What’s it Like to be Dead?

Bloody Birthday Review

Oh Lordy, where do I start with Ed Hunt’s Bloody Birthday? This is one of those movies that rocks the killer kid genre with all of that great 80’s splatter. Movies like Mikey and The Good Son owe a little bit to this classic as much as they owe The Bad Seed or Village of the Damned.

This film is nasty, bloody, and perverted! Everything that an 80’s horror fan loves. The dialog is better than average, the violence is disturbing, and the practical effects are on point! Bloody Birthday sets itself apart from all the other 80’s splatter films by making the three killers young, of course, but that’s just part of it. They are cold, calculating, and manipulative. After all, who would believe that children would be capable of such violence?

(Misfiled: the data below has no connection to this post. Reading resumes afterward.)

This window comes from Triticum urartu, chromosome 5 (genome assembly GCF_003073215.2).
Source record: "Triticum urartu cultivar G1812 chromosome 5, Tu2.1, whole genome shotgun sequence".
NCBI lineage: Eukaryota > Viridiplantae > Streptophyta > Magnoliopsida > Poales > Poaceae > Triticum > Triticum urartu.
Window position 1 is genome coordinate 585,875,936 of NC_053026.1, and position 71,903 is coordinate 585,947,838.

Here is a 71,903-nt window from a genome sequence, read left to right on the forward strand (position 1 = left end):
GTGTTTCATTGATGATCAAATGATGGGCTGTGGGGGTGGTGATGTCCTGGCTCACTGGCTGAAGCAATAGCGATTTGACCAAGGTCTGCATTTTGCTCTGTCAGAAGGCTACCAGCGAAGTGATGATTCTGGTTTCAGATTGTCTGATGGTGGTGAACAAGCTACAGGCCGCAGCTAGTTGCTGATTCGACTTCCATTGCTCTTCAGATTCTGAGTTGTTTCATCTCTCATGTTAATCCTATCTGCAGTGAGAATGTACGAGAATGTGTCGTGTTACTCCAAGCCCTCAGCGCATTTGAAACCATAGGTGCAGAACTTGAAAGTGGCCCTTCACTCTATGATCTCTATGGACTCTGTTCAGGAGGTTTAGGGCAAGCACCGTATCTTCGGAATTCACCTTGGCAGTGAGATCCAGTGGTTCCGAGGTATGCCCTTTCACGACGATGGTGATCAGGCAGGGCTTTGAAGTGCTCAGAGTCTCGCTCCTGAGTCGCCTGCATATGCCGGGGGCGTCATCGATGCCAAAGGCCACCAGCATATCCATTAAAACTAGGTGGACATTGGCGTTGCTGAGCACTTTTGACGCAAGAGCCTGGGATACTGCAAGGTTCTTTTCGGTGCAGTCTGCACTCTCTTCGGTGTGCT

This in my opinion is what makes this film stand out. Children capable of being so sweet and innocent, yet having such a visceral violent side, giving them much more personality, vulnerability, and even an emotional attachment from the viewer. They are the villains, they are horrible and monstrous, but you don’t necessarily root for them to be killed. I feel like Ed Hunt and Barry Pearson set out to make a film like that — one that was gratuitous in every way that could somehow leave you satisfied yet conflicted.

I enjoy this film a great deal and love that it still gets brought up in random conversations with me. If you haven’t seen it, I suggest you do so.

Bloody Birthday gets 3 arrows out of 5.

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